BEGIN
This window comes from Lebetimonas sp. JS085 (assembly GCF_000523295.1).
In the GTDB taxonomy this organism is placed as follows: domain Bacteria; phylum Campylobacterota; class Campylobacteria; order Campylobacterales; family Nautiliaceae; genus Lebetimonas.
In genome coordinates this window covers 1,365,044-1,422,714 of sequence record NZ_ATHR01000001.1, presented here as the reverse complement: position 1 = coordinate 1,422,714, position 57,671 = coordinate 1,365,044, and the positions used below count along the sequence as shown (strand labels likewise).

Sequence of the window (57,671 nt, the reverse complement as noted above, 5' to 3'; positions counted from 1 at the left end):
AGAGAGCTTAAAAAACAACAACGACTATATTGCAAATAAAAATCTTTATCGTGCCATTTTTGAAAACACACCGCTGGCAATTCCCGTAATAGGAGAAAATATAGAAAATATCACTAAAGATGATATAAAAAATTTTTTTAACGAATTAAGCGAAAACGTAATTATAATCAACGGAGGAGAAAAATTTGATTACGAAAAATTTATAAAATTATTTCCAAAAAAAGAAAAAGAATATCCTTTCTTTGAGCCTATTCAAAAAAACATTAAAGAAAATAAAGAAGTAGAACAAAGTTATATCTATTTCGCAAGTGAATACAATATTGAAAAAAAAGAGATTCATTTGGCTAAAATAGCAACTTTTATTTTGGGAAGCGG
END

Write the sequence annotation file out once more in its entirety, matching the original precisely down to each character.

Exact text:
This window comes from Lebetimonas sp. JS085 (assembly GCF_000523295.1).
In the GTDB taxonomy this organism is placed as follows: domain Bacteria; phylum Campylobacterota; class Campylobacteria; order Campylobacterales; family Nautiliaceae; genus Lebetimonas.
In genome coordinates this window covers 1,365,044-1,422,714 of sequence record NZ_ATHR01000001.1, presented here as the reverse complement: position 1 = coordinate 1,422,714, position 57,671 = coordinate 1,365,044, and the positions used below count along the sequence as shown (strand labels likewise).

Sequence of the window (57,671 nt, the reverse complement as noted above, 5' to 3'; positions counted from 1 at the left end):
AGAGAGCTTAAAAAACAACAACGACTATATTGCAAATAAAAATCTTTATCGTGCCATTTTTGAAAACACACCGCTGGCAATTCCCGTAATAGGAGAAAATATAGAAAATATCACTAAAGATGATATAAAAAATTTTTTTAACGAATTAAGCGAAAACGTAATTATAATCAACGGAGGAGAAAAATTTGATTACGAAAAATTTATAAAATTATTTCCAAAAAAAGAAAAAGAATATCCTTTCTTTGAGCCTATTCAAAAAAACATTAAAGAAAATAAAGAAGTAGAACAAAGTTATATCTATTTCGCAAGTGAATACAATATTGAAAAAAAAGAGATTCATTTGGCTAAAATAGCAACTTTTATTTTGGGAAGCGG